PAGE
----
Dheeraj Singh of the Indian Institute of Technology Kanpur thinks science departments need at least 15% more funds each year to live up to their promise. CNR Rao, former head of India’s Scientific Advisory council, told Nature, “There are scientists in India who want to do cutting-edge science. But to be competitive you need more funds.”

Paisa wise, Rupee foolish

And this plea is not without precedent. According to Space Foundation, for every $1 that the US government spends on NASA, the country’s gets $10 in economic benefit. Such a return is made possible because of the knowledge and expertise that NASA creates. Technologies such as global positioning systems used by smartphone users to find their location on a map and weather forecasting using satellites were developed by NASA researchers. The recent success of the Mars Orbiter Mission shows that Indian space research can do similar things with smaller investments.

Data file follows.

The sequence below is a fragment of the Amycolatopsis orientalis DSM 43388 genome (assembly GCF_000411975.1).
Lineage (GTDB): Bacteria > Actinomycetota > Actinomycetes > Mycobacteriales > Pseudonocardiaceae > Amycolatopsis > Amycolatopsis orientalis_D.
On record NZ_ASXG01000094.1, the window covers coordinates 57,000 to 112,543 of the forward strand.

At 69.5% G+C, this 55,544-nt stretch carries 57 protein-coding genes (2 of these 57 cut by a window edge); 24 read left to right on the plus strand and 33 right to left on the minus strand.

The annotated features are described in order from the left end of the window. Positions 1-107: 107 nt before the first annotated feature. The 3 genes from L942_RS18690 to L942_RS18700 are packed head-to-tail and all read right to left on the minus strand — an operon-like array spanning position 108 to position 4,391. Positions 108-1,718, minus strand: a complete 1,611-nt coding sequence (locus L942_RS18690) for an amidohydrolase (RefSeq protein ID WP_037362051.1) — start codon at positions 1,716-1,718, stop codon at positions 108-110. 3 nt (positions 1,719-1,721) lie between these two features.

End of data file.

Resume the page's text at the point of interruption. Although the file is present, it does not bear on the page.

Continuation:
Some may argue that India needs to invest in healthcare before it invents new rockets. While that argument has problems, even if accept it, the recent budget did worse for healthcare than for science. A 15% cut to the healthcare budget means that India’s health crisis is going to get worse. For all that prime minister Narendra Modi has promised, his actions speak louder than words. His government prefers the short-term benefits much more than long-term growth.

First published in Lokmat Times. Image credit: NASA.

Drug resistance risks sending humanity back to the 19th century